Well water restrictions put in place

LA FERIA — City leaders have banned the use of water beneath the ground in one area of the city and have agreed to allow for more environmental testing.

Commissioners unanimously decided recently to restrict the water usage and to continue testing after finding out certain leads and arsenic were underneath the ground near the CVS store.

However, the concern does not appear to be far- reaching.

“It would never get into any of La Feria’s water stream,” said Victor Gonzalez, former La Feria mayor.

He said the city draws its water from the river south of town.

On Friday, city leaders were not available to comment further as City Hall was closed for the holiday.

A land surveyor who tested the soil and water near the CVS property said the water flow from the east to west below ground is not contaminated.

He said the groundwater was safe for drinking and has been approved by the Texas Commission on Environmental Quality.

He said a drinking water impact survey found no threat to the public and no one was accessing the drinking water from under ground near the CVS store.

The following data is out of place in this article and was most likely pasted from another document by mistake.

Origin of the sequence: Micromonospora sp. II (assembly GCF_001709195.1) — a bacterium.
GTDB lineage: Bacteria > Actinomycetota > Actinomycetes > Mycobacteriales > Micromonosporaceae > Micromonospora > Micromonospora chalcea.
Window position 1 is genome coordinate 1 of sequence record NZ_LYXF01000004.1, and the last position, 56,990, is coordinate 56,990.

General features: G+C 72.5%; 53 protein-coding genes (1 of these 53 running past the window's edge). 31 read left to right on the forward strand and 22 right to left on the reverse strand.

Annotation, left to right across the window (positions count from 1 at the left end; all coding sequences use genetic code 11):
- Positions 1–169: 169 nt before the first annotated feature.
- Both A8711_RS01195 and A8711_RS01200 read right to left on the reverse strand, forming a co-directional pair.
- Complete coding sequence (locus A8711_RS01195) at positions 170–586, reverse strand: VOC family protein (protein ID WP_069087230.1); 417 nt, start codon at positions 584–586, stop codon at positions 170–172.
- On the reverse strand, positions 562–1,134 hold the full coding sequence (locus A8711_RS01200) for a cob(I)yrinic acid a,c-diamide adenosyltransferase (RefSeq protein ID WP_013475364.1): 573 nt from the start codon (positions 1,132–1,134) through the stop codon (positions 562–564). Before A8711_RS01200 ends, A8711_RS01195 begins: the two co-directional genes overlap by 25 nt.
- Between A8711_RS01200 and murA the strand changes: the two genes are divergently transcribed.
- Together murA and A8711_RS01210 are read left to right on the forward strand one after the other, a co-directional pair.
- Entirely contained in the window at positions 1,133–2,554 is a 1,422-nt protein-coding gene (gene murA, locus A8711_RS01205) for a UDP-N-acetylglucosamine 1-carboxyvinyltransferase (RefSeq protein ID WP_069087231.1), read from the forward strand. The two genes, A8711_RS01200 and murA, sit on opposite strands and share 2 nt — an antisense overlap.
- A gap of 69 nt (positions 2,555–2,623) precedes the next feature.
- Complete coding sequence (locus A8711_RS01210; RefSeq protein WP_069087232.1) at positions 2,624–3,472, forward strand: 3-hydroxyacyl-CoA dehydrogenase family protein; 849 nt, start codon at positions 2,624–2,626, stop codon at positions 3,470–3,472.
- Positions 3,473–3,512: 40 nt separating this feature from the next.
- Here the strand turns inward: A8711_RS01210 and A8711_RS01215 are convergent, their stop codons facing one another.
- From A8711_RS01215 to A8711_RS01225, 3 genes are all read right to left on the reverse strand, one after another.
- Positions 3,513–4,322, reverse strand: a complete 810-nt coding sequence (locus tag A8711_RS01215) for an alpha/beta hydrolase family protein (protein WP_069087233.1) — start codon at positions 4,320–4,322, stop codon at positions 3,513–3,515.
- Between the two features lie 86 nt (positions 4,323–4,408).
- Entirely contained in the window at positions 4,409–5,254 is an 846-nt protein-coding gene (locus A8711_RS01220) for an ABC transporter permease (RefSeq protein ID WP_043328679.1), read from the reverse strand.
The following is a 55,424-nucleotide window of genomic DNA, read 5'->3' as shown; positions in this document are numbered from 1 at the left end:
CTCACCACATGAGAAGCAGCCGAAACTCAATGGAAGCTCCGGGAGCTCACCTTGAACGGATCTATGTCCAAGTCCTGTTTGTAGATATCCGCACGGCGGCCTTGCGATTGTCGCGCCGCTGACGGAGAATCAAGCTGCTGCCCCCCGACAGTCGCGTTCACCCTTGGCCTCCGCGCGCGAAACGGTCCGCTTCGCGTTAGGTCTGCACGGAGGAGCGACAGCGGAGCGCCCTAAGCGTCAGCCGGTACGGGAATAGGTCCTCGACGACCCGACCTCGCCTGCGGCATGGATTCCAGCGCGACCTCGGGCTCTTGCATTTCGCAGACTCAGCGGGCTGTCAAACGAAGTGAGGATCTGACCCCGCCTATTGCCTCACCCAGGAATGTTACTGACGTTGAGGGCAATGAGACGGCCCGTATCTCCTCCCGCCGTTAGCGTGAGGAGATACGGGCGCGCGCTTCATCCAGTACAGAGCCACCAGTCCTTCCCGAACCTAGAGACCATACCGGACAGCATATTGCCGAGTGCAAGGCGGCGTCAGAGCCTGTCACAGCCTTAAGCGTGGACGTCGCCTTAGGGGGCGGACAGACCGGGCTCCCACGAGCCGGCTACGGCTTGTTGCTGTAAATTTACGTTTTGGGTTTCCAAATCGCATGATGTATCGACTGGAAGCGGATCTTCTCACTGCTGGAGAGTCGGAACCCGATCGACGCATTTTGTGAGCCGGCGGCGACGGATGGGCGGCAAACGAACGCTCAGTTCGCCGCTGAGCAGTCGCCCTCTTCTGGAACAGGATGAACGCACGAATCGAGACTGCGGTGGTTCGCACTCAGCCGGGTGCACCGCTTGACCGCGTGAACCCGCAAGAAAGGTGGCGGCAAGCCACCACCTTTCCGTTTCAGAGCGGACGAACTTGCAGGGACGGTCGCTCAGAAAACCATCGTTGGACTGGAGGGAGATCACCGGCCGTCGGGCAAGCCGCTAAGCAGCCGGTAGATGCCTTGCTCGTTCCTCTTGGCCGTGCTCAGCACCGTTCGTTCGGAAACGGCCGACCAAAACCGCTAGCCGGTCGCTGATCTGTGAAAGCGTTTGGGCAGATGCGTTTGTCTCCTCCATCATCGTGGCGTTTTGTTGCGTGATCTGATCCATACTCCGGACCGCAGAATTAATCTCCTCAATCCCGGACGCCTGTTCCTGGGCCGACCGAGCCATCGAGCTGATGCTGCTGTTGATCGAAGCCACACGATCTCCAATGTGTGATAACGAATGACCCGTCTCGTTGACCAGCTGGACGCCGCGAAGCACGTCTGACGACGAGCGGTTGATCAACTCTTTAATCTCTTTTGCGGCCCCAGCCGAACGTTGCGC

The investigator recommended putting an ordinance together against accessing the water and restricting the public usage of the ground water.

But, residents and area business owners are concerned about the revelation of arsenic found in the ground and water wells near the CVS store located on Main and Business 83.

The issue was reported to the commission in March.

A CVS store representative reported the finding of arsenic to the city last month.

At the time commissioners did not have a full report nor, was the CVS representative able to say how extreme the situation was.

The soil and six shallow ground water wells were tested.

About 120 cubic yards of ground soil was excavated at the CVS location and it was determined by examiners arsenic is no longer there.

The investigator added the soil had been cleaned up and there is no concern about any vapors of arsenic in the area.

The problem seems to be an isolated situation only affecting the CVS property.

The CVS store property is approximately 1.73 acres.

The investigator said he had identified several metals in the soil, particularly the arsenic and several pesticides.

But it was determined the arsenic and metals were a result of grain silos and cotton gin that were once there.